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Robert Hildebrand

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Six Sigma

Lean Six Sigma Spurs Innovation and Drives Product Development

Xerox applies design for lean Six Sigma to iGen4 press.

Published: Monday, March 22, 2010 - 08:49

Lean Six Sigma methodologies have been around since Henry Ford’s creation of the assembly line in the early 1900s. Yet, companies that turn to lean Six Sigma often find themselves defending against the stigma that it stifles creativity, turns people into robots, or is just another way to get more work out of employees. These are all misconceptions, and Xerox has discovered how the process-focused methodology helps promote creativity that drives innovation.

Pairing lean Six Sigma initiatives and innovation teams together has helped Xerox drive product development and become a leader in digital printing. According to research by InfoTrends, Xerox’s installed base of digital production color devices accounts for more than 50 percent of the worldwide total page volume printed by high-speed, cut-sheet digital production color printers with duty cycles exceeding 300,000 letter impressions per month.

Recently, lean Six Sigma techniques were used to develop the iGen4 press. Eight years after the launch of the iGen3 press, Xerox wanted to take digital printing to the next level. The team relied on design for lean Six Sigma (DFLSS) during the development of the next generation product to address and exceed customer expectations, resulting in approximately $12.5 million in total savings with a 49-percent return on investment.

Insight and Optimization

 

New product requirement? No problem with the help of a system-level model of how your product delivers value to customers. System-level models connect high-level customer requirements with low-level piece-part tolerances and everything in between.

 

Start with an input-process-output diagram and create the basic mapping of how subsystems receive, transform, and deliver technical specifications. Add to it mathematical transfer functions, y=f(x), and you have a very powerful tool at your fingertips. The hierarchy of math allows engineers to trace the effect of individual parts to the network of outputs and customer requirements that today’s complex products must deliver. With the road map in hand, Monte Carlo simulation—which varies the input factors in hundreds of thousands, if not millions, of combinations—creates a distribution of expected performance for each vector or metric your customers care about.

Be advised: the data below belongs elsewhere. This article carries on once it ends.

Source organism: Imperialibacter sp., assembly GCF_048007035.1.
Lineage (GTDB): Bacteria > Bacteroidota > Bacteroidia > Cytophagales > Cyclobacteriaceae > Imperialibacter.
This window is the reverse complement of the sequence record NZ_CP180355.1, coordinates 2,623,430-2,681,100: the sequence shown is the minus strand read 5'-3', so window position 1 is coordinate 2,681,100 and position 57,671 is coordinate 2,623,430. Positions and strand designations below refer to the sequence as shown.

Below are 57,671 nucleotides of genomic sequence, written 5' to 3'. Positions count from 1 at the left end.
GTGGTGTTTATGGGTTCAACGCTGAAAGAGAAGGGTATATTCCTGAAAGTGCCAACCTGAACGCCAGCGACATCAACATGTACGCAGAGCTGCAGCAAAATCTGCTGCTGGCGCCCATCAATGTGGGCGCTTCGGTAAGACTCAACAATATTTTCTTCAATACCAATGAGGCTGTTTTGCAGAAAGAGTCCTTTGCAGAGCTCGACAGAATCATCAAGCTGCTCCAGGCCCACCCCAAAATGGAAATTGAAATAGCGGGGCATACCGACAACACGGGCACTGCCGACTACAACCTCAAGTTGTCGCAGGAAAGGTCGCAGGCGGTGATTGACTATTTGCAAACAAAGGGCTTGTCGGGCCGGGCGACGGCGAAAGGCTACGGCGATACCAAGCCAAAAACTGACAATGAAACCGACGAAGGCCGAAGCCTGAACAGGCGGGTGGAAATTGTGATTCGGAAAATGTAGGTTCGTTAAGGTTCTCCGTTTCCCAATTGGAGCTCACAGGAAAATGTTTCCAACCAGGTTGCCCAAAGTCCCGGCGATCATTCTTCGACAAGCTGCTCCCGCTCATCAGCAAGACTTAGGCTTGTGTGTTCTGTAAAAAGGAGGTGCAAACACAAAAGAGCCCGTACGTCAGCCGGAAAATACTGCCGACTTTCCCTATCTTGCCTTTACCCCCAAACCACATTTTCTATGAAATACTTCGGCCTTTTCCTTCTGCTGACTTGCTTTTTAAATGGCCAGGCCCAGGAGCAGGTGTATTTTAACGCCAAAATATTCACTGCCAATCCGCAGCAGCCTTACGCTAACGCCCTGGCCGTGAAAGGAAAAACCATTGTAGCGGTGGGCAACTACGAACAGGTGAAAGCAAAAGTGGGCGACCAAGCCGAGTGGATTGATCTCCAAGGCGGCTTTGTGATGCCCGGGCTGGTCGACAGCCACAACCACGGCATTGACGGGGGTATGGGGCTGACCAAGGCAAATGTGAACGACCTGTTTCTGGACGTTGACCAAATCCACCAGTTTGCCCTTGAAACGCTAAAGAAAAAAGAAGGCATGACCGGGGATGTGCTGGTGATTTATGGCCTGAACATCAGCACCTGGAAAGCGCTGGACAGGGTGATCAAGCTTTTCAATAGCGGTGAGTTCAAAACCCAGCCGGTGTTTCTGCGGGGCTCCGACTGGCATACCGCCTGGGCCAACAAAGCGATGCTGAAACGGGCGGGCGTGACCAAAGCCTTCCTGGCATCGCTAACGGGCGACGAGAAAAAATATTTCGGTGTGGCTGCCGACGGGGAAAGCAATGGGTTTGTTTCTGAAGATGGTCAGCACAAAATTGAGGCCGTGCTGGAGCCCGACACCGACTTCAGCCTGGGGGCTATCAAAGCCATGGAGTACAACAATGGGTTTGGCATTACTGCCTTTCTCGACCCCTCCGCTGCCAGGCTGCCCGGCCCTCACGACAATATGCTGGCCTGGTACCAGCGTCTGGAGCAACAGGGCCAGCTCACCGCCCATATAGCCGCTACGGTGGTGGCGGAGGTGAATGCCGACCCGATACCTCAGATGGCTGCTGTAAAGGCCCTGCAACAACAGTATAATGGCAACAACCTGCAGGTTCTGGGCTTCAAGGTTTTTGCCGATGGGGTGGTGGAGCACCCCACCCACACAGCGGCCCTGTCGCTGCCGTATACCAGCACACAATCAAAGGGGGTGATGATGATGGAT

With all the complexity in today’s products, even the smallest change in manufacturing tolerance or market requirement can mean long rework cycles. With a system model, a stroke of a few keys and the time it takes to drink a cup of coffee, the engineering teams can predict how the product will perform. This knowledge can be used to respond to discrepant part deliveries, remove cost in the design, or customize the product for particular uses.

 

The flexibility and speed derived from using system-model simulation will improve your return on research and development investment.

Voice of the customer

Design for lean Six Sigma specifically focuses on improving efficiencies and reducing costs related to the design and delivery of new technology. Gathering voice of the customer (VOC) feedback, or data that describes customers’ needs and perceptions of products and services, is an important step in DFLSS. It helps decipher current market demands to develop specific metrics that drive development.

The iGen4 development team used VOC to understand what key audiences expected from the product and to define the goals for improvement. Tactics for gathering information include: